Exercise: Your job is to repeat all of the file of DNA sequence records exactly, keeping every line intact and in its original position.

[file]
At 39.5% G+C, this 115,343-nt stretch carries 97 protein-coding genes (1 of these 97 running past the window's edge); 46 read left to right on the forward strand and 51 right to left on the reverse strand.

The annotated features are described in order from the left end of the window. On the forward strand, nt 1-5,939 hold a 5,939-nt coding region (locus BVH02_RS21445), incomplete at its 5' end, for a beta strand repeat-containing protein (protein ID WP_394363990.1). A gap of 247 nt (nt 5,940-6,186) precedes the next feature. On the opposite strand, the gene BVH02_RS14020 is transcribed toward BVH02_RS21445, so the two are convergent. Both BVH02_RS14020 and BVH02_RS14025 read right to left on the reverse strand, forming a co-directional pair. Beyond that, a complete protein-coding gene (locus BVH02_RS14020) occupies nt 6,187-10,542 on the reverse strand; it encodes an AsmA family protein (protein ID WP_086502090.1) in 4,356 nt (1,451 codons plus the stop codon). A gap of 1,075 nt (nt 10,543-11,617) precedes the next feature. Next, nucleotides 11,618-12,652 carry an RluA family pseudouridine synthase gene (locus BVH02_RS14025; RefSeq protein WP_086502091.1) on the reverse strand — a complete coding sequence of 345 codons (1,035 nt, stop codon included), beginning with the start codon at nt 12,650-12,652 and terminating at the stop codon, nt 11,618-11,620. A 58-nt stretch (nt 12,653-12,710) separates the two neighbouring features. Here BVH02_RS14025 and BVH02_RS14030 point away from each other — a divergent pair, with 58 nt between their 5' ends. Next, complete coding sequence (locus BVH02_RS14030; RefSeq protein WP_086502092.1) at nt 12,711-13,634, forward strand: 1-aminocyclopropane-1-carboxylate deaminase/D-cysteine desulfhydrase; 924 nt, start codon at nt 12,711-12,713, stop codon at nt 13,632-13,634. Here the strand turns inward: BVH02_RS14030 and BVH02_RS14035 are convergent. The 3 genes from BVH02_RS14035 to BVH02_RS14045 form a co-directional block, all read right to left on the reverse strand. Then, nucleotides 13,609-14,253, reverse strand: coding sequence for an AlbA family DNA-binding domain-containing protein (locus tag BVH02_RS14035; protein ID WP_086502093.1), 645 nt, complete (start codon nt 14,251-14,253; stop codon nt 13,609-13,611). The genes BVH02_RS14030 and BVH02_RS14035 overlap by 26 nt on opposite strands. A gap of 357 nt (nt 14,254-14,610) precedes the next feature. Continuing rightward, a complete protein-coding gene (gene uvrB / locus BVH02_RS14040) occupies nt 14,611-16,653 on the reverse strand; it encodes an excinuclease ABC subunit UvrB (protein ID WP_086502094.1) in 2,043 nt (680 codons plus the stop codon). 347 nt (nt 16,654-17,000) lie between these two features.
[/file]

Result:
At 39.5% G+C, this 115,343-nt stretch carries 97 protein-coding genes (1 of these 97 running past the window's edge); 46 read left to right on the forward strand and 51 right to left on the reverse strand.

The annotated features are described in order from the left end of the window. On the forward strand, nt 1-5,939 hold a 5,939-nt coding region (locus BVH02_RS21445), incomplete at its 5' end, for a beta strand repeat-containing protein (protein ID WP_394363990.1). A gap of 247 nt (nt 5,940-6,186) precedes the next feature. On the opposite strand, the gene BVH02_RS14020 is transcribed toward BVH02_RS21445, so the two are convergent. Both BVH02_RS14020 and BVH02_RS14025 read right to left on the reverse strand, forming a co-directional pair. Beyond that, a complete protein-coding gene (locus BVH02_RS14020) occupies nt 6,187-10,542 on the reverse strand; it encodes an AsmA family protein (protein ID WP_086502090.1) in 4,356 nt (1,451 codons plus the stop codon). A gap of 1,075 nt (nt 10,543-11,617) precedes the next feature. Next, nucleotides 11,618-12,652 carry an RluA family pseudouridine synthase gene (locus BVH02_RS14025; RefSeq protein WP_086502091.1) on the reverse strand — a complete coding sequence of 345 codons (1,035 nt, stop codon included), beginning with the start codon at nt 12,650-12,652 and terminating at the stop codon, nt 11,618-11,620. A 58-nt stretch (nt 12,653-12,710) separates the two neighbouring features. Here BVH02_RS14025 and BVH02_RS14030 point away from each other — a divergent pair, with 58 nt between their 5' ends. Next, complete coding sequence (locus BVH02_RS14030; RefSeq protein WP_086502092.1) at nt 12,711-13,634, forward strand: 1-aminocyclopropane-1-carboxylate deaminase/D-cysteine desulfhydrase; 924 nt, start codon at nt 12,711-12,713, stop codon at nt 13,632-13,634. Here the strand turns inward: BVH02_RS14030 and BVH02_RS14035 are convergent. The 3 genes from BVH02_RS14035 to BVH02_RS14045 form a co-directional block, all read right to left on the reverse strand. Then, nucleotides 13,609-14,253, reverse strand: coding sequence for an AlbA family DNA-binding domain-containing protein (locus tag BVH02_RS14035; protein ID WP_086502093.1), 645 nt, complete (start codon nt 14,251-14,253; stop codon nt 13,609-13,611). The genes BVH02_RS14030 and BVH02_RS14035 overlap by 26 nt on opposite strands. A gap of 357 nt (nt 14,254-14,610) precedes the next feature. Continuing rightward, a complete protein-coding gene (gene uvrB / locus BVH02_RS14040) occupies nt 14,611-16,653 on the reverse strand; it encodes an excinuclease ABC subunit UvrB (protein ID WP_086502094.1) in 2,043 nt (680 codons plus the stop codon). 347 nt (nt 16,654-17,000) lie between these two features.